Dietram Scheufele is the John E. Ross Professor in Science Communication and Vilas Distinguished Achievement Professor at the University of Wisconsin-Madison and in the Morgridge Institute for Research. His research focuses on public attitudes and policy dynamics surrounding emerging science. He is an elected member of the German National Academy of Science and Engineering, and a fellow of the American Association for the Advancement of Science, the International Communication Association, and the Wisconsin Academy of Sciences, Arts & Letters. Scheufele has been a tenured faculty member at Cornell University, and held visiting positions at Harvard University, the University of Pennsylvania, and the Ludwig Maximilian University Munich. His consulting experience includes work for the Public Broadcasting System, Porter Novelli, the World Health Organization, and the World Bank. He currently serves on the National Academies of Sciences, Engineering, and Medicine’s Board on Health Sciences Policy, the Division of Behavioral and Social Sciences and Education (DBASSE) Advisory Committee, and the Division on Earth and Life Studies (DELS) Advisory Committee. He earned a Ph.D. in mass communications with a minor in political science from the University of Wisconsin-Madison.

 

Victoria Stodden is associate professor in the School of Information Sciences at the University of Illinois, Urbana-Champaign. Previously she was assistant professor of statistics at Columbia University where she taught courses in data science, reproducible research, and statistical theory and was affiliated with the Institute for Data Sciences and Engineering. Dr. Stodden is a leading figure in the area of reproducibility in computational science, exploring how we can better ensure the reliability and usefulness of scientific results in the face of increasingly sophisticated computational approaches to research. Her work addresses a wide range of topics, including standards of openness for data and code sharing, legal and policy barriers to disseminating reproducible research, robustness in replicated findings, cyberinfrastructure to enable reproducibility, and scientific publishing practices. She co-chairs the NSF Advisory Committee for CyberInfrastructure and is a member of the NSF Directorate for Computer and Information Science and Engineering (CISE) Advisory Committee. She also served on the National Academies Committee on Responsible Science: Ensuring the Integrity of the Research Process. She co-edited two books released in 2014—Privacy, Big Data, and the Public Good: Frameworks for Engagement published by Cambridge University Press and Implementing Reproducible Research published by Taylor & Francis. She earned a Ph.D. in statistics and a law degree from Stanford University.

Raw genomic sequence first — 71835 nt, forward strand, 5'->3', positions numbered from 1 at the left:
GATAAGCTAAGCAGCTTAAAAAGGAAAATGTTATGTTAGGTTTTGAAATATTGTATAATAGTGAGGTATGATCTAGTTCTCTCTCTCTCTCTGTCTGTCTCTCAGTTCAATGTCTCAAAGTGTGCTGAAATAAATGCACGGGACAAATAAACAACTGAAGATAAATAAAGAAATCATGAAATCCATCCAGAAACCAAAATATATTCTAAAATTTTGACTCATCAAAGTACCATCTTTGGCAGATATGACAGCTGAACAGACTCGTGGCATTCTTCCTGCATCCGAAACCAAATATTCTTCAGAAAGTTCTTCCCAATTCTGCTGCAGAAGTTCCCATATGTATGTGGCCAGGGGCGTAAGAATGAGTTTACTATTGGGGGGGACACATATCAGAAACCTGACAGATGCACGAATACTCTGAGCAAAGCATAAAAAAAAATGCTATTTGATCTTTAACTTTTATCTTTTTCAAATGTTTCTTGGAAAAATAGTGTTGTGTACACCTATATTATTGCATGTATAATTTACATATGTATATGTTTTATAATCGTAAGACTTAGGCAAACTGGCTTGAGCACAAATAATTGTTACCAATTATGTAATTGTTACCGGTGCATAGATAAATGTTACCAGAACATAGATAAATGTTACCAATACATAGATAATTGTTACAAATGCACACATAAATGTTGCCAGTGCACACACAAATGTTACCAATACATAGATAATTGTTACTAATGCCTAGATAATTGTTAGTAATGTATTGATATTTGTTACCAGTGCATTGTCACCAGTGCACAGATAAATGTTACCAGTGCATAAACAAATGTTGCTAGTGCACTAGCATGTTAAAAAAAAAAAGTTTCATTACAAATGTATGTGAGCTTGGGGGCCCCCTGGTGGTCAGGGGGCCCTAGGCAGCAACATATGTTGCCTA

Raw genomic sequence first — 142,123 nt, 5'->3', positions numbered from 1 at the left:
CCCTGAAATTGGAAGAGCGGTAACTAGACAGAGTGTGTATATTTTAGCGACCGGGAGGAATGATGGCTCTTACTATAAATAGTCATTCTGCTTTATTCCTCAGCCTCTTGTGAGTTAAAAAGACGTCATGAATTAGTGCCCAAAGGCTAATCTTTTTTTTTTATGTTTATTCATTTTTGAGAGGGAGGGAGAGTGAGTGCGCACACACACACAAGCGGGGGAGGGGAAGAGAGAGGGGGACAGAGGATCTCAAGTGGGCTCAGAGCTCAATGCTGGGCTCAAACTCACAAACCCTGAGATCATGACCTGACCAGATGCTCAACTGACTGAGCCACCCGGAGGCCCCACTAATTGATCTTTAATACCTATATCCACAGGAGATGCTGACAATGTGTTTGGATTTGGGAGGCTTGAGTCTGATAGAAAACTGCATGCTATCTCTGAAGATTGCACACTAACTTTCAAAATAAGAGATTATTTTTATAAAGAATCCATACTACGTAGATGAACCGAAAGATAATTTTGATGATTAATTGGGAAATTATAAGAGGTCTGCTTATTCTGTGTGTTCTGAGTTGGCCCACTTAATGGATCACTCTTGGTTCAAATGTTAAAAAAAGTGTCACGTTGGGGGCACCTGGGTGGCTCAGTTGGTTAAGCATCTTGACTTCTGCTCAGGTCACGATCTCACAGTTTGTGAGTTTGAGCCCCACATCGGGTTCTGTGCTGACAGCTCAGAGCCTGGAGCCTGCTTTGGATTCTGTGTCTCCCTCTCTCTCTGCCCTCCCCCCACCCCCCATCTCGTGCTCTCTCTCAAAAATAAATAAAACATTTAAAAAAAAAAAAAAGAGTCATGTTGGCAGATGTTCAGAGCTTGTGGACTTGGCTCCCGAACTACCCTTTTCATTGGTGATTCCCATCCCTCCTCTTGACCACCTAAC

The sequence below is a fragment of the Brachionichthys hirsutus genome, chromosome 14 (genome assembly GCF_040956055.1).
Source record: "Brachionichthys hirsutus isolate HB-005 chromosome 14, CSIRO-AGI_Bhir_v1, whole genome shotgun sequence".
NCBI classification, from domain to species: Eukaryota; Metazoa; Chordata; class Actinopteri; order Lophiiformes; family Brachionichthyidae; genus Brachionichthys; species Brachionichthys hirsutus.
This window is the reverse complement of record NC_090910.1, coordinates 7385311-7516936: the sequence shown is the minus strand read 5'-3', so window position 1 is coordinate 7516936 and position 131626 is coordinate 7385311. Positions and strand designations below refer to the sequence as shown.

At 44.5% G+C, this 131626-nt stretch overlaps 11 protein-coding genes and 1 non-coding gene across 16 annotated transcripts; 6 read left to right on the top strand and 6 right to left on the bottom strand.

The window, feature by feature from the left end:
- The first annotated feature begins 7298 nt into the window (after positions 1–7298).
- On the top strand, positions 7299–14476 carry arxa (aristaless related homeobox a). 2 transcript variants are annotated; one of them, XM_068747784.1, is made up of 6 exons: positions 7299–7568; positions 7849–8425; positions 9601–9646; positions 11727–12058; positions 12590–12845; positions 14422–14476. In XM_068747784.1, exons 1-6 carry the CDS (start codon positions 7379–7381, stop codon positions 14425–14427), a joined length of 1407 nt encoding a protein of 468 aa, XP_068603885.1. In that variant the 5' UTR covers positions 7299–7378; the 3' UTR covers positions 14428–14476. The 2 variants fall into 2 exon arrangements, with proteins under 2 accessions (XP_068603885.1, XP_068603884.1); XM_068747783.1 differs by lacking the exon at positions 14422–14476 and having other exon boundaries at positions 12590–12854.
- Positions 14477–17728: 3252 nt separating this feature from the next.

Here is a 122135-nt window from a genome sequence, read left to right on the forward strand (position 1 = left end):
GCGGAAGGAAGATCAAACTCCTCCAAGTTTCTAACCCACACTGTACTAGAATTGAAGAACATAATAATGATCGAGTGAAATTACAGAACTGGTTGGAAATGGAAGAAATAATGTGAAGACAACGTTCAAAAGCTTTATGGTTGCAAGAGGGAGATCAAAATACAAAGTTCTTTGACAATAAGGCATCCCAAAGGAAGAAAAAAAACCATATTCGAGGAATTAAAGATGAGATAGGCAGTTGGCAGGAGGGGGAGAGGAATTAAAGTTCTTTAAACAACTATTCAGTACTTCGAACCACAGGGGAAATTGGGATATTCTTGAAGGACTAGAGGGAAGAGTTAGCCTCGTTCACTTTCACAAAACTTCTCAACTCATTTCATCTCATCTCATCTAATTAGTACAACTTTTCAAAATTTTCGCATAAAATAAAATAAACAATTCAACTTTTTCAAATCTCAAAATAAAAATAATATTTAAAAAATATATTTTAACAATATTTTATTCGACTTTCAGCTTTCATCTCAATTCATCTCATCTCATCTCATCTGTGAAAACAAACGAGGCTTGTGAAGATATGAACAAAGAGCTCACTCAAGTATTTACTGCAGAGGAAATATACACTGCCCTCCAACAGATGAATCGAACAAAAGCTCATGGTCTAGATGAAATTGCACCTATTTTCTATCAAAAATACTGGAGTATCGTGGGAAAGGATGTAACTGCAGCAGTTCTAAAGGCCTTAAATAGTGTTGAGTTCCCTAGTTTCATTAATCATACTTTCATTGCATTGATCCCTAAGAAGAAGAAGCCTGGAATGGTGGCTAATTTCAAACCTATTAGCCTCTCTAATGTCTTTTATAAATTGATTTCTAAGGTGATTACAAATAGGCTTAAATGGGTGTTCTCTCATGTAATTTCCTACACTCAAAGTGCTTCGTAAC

Timothy Wilson is Sherrell J. Aston Professor of Psychology at the University of Virginia, where he served as Chair of the Psychology Department from 2001 – 2004. Wilson has published over 125 articles in scholarly journals and edited books, primarily on the topics of selfknowledge, unconscious processing, affective forecasting, and the applications of social psychology to addressing social problems. His research has been funded by the National Science Foundation, the National Institute of Mental Health, and the Russell Sage Foundation. He has served on numerous editorial boards, including the Board of Reviewing Editors at Science from 2010–2018. Wilson was elected to the American Academy of Arts and Sciences in 2009. In 2013 he received the Donald T. Campbell Award from the Society of Personality and Social Psychology, which recognizes “distinguished scholarly achievement and ongoing sustained excellence in research in social psychology.” In 2015 the Association for Psychological Science awarded Wilson the William James Fellow Award, to honor a “lifetime of significant intellectual contributions to the basic science of psychology.”

 

Wendy Wood is Provost Professor of Psychology and Business at the University of Southern California. Her research addresses the ways that habits guide behavior—and why they are so difficult to break, as well as evolutionary models of gender differences. From 1982 until 2003, Wood was at Texas A&M University, where she was the Ella C. McFadden Professor of Liberal Arts, the Associate Vice President for Research, and Director of the Women’s Faculty Mentoring Program. In 2004, she moved to Duke University as the James B. Duke Professor of Psychology and Neuroscience and Professor of Marketing. At Duke, Dr. Wood served as Co-Director of the Social Science Research Institute. In 2009, Dr. Wood joined the University of Southern California, where she was Vice Dean of Social Sciences from 2012 to 2016. Dr. Wood is a fellow of numerous scientific societies and served as President of the Society for Personality and Social Psychology. In the past, she edited the journals, Behavioral Science and Policy, Psychological Review, Journal of Personality and Social Psychology, Personality and Social Psychology Bulletin, and Personality and Social Psychology Review. Her research has been recognized through awards and funding from the National Science Foundation, the National Institute of Mental Health, the Rockefeller Foundation, the Templeton Foundation, the Radcliffe Institute of Advanced Study, and by a Distinguished Visiting Chair at INSEAD/Sorbonne. She is author of the forthcoming book, Good Habits/Bad Habits.